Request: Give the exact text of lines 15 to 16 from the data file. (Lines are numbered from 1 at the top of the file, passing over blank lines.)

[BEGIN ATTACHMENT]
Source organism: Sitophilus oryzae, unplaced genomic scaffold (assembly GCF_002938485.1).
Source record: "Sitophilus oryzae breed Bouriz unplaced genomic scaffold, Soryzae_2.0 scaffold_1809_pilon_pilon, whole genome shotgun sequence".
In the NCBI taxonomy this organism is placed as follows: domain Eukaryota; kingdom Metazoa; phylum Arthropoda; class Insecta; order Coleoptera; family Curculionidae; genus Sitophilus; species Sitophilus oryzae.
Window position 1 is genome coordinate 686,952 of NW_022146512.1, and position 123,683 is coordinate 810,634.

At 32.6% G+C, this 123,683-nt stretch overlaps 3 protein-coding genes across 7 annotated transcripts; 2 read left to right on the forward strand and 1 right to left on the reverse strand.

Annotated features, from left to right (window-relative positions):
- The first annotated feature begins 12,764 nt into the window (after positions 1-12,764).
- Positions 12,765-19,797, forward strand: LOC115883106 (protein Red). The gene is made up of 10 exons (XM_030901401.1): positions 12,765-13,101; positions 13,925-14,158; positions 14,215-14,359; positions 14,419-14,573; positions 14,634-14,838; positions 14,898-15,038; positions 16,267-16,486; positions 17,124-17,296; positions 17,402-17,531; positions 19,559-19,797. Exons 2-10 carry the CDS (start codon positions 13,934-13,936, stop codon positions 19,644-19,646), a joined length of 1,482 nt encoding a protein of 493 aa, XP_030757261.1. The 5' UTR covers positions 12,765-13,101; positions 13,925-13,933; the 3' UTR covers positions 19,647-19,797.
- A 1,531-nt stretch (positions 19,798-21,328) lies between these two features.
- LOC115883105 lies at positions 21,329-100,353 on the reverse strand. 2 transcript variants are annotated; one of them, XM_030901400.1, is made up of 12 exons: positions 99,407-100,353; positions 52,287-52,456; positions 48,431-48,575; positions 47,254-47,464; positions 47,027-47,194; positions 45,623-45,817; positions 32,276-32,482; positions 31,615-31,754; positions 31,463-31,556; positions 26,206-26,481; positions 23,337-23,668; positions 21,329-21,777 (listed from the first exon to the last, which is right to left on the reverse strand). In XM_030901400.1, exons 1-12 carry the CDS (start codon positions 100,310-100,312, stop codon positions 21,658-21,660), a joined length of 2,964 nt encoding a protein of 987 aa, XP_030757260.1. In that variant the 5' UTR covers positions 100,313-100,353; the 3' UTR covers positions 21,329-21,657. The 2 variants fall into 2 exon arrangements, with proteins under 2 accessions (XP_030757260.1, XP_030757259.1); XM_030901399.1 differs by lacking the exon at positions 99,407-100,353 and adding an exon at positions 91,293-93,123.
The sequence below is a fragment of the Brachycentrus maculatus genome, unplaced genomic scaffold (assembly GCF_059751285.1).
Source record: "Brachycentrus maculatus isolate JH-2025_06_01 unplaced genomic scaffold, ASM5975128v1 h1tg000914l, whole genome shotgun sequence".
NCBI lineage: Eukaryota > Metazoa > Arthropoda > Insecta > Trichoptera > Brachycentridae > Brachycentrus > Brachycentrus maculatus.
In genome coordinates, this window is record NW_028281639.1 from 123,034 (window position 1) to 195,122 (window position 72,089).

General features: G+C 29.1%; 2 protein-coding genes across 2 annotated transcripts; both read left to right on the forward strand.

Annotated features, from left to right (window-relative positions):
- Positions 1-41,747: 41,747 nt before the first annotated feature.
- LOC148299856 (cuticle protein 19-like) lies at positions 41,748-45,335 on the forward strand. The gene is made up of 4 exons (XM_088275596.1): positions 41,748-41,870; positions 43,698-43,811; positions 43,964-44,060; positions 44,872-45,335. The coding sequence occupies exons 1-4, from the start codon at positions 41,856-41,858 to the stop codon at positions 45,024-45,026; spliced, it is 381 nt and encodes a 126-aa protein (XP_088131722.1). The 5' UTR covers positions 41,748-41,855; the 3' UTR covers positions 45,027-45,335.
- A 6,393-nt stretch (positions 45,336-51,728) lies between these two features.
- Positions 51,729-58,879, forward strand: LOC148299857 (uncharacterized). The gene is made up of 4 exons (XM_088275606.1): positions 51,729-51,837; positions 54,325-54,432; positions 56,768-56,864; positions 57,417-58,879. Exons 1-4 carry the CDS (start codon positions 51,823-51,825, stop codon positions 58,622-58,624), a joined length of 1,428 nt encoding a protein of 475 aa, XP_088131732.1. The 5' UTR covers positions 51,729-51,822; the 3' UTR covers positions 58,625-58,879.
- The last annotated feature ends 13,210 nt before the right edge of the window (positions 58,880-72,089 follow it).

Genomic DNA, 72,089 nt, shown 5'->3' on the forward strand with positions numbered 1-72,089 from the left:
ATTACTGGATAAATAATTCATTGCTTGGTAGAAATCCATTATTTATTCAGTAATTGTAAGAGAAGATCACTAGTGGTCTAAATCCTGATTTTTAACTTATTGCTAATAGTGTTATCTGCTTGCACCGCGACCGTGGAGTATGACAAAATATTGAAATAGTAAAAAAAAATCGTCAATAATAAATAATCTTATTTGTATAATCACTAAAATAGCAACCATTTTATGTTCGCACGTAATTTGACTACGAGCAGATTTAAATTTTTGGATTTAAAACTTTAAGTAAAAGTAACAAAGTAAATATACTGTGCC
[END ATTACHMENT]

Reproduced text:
General features: G+C 29.1%; 2 protein-coding genes across 2 annotated transcripts; both read left to right on the forward strand.

Annotated features, from left to right (window-relative positions):